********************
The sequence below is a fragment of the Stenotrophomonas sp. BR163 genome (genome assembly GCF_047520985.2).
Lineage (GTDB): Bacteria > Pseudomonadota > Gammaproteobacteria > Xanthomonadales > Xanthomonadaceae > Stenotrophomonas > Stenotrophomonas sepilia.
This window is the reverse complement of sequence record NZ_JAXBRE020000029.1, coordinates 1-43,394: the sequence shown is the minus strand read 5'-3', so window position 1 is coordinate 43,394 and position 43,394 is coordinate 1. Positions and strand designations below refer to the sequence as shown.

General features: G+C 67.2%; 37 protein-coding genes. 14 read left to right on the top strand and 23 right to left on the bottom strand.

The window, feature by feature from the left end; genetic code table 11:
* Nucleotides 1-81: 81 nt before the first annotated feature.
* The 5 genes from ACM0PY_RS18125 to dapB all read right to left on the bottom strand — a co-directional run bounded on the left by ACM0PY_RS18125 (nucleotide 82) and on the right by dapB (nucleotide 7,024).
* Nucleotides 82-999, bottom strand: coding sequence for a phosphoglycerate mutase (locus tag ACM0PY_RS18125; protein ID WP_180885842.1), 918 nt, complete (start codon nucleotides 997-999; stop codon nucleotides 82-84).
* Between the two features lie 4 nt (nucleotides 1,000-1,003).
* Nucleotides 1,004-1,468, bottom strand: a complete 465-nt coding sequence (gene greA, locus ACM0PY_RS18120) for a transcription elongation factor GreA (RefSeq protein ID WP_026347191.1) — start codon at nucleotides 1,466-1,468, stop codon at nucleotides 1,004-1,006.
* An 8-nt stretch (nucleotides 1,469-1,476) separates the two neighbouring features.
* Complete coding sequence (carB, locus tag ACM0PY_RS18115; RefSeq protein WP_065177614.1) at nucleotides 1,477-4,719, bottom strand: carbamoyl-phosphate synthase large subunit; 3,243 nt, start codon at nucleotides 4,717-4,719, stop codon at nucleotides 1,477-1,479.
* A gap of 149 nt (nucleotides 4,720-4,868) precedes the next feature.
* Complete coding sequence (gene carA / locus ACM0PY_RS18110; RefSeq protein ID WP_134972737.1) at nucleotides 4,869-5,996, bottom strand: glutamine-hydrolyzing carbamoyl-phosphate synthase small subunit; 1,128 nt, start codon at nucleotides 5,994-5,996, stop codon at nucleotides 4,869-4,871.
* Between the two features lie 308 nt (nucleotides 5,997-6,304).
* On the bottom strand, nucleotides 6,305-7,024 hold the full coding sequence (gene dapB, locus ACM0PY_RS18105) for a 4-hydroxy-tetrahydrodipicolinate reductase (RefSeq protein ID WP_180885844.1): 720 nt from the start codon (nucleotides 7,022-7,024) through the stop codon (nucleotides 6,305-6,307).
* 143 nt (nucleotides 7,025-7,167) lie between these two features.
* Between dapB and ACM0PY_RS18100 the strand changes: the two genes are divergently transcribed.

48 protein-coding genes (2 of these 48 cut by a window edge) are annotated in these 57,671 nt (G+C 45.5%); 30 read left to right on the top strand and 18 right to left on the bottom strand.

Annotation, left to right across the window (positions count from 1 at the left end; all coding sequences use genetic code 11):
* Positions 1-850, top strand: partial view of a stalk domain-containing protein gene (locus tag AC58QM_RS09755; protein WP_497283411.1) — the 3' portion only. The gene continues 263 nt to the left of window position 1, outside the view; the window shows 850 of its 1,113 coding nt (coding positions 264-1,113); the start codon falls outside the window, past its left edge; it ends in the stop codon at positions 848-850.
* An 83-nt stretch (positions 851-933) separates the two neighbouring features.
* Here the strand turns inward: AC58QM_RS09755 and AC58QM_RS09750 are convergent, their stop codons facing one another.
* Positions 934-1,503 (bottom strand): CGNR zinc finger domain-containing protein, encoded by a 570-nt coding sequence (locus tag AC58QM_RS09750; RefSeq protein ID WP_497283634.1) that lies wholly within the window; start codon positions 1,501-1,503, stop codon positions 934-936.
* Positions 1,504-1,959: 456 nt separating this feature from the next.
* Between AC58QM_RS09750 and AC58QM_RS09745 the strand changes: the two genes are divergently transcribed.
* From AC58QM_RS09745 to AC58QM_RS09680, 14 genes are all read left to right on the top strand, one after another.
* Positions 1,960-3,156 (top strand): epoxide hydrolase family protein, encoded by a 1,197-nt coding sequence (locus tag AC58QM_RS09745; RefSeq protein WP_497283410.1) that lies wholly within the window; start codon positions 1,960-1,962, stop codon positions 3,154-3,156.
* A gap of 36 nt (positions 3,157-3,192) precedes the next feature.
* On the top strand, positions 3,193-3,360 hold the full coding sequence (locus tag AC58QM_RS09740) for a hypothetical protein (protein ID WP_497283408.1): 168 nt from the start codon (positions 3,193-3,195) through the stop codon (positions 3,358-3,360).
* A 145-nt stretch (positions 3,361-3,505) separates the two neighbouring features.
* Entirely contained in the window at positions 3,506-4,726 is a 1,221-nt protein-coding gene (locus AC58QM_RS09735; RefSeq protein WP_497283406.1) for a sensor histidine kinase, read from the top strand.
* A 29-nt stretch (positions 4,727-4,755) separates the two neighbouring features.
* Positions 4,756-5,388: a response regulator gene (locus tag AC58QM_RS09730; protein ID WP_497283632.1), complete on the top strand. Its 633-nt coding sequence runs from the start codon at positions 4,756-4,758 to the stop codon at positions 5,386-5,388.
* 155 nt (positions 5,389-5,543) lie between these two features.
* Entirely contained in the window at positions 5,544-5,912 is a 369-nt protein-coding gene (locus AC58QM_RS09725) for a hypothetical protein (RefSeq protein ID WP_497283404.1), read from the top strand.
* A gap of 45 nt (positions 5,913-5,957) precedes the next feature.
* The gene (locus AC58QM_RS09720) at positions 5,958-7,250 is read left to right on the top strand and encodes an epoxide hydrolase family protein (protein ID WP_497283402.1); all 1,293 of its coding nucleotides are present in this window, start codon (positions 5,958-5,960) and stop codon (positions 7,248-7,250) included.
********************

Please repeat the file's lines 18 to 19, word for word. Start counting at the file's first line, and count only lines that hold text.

* Between dapB and ACM0PY_RS18100 the strand changes: the two genes are divergently transcribed.

48 protein-coding genes (2 of these 48 cut by a window edge) are annotated in these 57,671 nt (G+C 45.5%); 30 read left to right on the top strand and 18 right to left on the bottom strand.